This week I found myself on my hands and knees crawling around a thick patch of Milkweed on my quest to find some Monarch caterpillars. My eyes, not nearly what they use to be, now find it much harder to find the insects, birds and other critters that I once found so easily not that very long ago.
Observing the natural world on all fours at 60-plus years old may not be a pretty sight for the casual observer, especially on my repeated attempts to get back on my feet, but I felt like I was 10-years old again. I could almost hear my father whistling for me to come home for dinner. I was just about ready to brush the mud from my knees and run home before I got myself into trouble…again.
One of the most wonderful things about nature is that it allows us to remain children despite what the date on our birth certificate may read. We can play in the mud, chase butterflies and become mesmerized by a Hummingbird the same as any 10-year-old.
Sure, we can make excuses by calling it birding or Butterflying and pretend it is some grown-up activity, but if we are honest with ourselves it is really our way of keeping in touch with our youth. As long as we can add a new bird to our life list, do another Christmas bird count or visit a new wild place we can hold on to our youth and keep it all going for a little while longer .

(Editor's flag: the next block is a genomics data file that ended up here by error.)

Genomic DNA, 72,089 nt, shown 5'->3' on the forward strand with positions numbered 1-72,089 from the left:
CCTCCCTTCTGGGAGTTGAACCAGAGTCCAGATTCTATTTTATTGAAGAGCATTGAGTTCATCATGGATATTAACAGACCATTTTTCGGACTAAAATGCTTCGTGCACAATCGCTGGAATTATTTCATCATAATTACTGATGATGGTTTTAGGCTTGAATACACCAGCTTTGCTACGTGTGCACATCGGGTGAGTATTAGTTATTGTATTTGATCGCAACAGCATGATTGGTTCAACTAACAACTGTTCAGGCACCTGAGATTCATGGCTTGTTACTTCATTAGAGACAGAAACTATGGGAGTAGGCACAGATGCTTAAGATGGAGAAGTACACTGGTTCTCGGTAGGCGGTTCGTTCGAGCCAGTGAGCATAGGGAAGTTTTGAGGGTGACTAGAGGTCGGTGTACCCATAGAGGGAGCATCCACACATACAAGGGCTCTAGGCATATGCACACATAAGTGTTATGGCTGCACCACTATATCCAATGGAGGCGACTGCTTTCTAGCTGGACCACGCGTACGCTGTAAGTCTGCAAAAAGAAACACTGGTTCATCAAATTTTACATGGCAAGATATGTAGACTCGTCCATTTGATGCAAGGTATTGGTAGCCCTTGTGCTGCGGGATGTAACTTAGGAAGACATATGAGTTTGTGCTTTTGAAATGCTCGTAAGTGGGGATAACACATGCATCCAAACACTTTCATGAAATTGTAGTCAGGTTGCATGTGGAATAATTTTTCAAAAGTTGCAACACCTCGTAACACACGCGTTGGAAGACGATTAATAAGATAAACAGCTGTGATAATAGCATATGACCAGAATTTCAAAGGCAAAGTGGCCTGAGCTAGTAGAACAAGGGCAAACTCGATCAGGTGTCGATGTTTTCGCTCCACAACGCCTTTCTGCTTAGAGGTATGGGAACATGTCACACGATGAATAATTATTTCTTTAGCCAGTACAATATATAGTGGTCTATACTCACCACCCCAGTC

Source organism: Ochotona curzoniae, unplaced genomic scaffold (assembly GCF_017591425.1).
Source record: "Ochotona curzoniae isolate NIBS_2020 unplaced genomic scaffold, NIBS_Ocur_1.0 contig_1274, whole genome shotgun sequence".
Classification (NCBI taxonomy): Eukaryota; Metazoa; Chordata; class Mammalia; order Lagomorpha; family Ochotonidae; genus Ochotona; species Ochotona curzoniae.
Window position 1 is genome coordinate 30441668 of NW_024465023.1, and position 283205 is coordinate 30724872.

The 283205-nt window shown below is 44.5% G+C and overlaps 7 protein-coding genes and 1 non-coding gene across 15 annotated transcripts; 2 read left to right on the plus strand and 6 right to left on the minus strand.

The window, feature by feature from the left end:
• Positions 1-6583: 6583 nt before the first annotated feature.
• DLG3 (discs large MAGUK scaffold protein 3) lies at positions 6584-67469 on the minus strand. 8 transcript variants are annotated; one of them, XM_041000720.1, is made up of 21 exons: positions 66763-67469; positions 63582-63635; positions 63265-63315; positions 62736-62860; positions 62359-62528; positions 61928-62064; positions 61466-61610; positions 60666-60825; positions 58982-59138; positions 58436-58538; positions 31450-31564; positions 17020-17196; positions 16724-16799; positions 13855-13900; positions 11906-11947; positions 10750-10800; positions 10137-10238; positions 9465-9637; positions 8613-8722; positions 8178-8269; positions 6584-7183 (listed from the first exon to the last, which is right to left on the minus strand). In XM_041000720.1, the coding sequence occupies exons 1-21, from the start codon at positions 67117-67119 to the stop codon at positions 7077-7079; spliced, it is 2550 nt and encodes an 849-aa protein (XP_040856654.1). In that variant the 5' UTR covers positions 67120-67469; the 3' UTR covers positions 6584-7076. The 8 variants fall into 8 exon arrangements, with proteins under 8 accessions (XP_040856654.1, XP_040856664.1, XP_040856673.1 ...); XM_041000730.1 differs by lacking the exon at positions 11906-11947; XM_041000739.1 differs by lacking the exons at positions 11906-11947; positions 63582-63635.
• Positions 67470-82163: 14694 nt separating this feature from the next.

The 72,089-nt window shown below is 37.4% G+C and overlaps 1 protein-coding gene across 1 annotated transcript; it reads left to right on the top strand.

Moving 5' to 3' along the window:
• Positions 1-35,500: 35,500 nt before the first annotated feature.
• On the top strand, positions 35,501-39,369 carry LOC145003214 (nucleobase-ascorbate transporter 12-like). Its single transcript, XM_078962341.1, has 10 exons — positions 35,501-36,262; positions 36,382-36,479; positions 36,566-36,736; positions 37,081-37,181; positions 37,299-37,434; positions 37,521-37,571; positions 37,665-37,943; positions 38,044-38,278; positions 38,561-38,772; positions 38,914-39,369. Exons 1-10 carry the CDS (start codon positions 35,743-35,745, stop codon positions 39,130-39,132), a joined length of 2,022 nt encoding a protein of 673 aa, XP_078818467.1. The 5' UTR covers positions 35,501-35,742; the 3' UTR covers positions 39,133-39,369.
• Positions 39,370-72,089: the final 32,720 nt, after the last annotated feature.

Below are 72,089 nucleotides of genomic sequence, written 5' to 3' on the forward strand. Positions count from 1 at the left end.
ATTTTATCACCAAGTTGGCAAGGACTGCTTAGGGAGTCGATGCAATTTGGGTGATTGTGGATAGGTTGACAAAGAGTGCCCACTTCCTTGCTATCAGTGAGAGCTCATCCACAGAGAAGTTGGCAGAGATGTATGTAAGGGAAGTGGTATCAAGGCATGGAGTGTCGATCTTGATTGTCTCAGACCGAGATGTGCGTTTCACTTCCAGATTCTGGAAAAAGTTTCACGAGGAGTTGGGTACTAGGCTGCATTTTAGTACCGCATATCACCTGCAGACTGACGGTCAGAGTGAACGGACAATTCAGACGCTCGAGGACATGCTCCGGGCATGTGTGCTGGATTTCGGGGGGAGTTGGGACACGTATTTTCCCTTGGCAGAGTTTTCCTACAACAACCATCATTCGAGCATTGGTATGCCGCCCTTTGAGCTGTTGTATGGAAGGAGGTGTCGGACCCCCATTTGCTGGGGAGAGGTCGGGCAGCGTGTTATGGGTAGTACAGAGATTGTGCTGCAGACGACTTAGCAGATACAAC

Some of my fondest memories of friends and family members that have moved on or are no longer with us always seem to drift back to times we spent outdoors as kids. Summers when we stayed out from dawn till dusk wandering the Meadowlands, so long that our parents had to send other kids out to track us down and tell us it was time to come home .
One of the nice things about getting old after you have grown up in the outdoors is that you have countless memories, ones I think nature was kind enough to give to us for the days when we can no longer walk the long forest trails or climb the hills to watch the Broad-Winged Hawks in fall, memories that makes us smile when no one is looking, ones that remind us despite our age that the child that always loved nature it still in us and lets us know it has really never left.
But the most wonderful thing about keeping the love of nature in your heart is you never really have to get old. Sure, my knees didn’t feel so great after crawling around and now it is impossible to see my field guide without my glasses, but I can still sit on a bench and wonder about what a little Sandpiper experienced on its long migration to the Meadowlands and imagine that I just might get a good look at a Barred Owl in that old Oak tree if I just look hard enough.
My legs may not carry me the same way they did when I was 20, but the same legs that once allowed me to backpack along the Appalachian Trail can still take me places that are just as wonderful. Maybe they are not as steep or remote, maybe the trails are a little flatter and slightly shorter, but the same wonder and exhilaration I felt when I saw my first Marsh Hawk in the Meadowlands or watched a Black Bear meandering through a Sussex meadow is still there, no different, for we are all still very much that child .
One of my favorite songs is Bob Dylan’s “Forever Young” the last verse goes like this:
May your hands always be busy
May your feet always be swift
May you have a strong foundation
When the winds of changes shift
May your heart always be joyful
And may your song always be sung
May you stay forever young
Forever young, forever young
Bob just forgot to add “ May you always keep the love of nature, it keeps you forever young”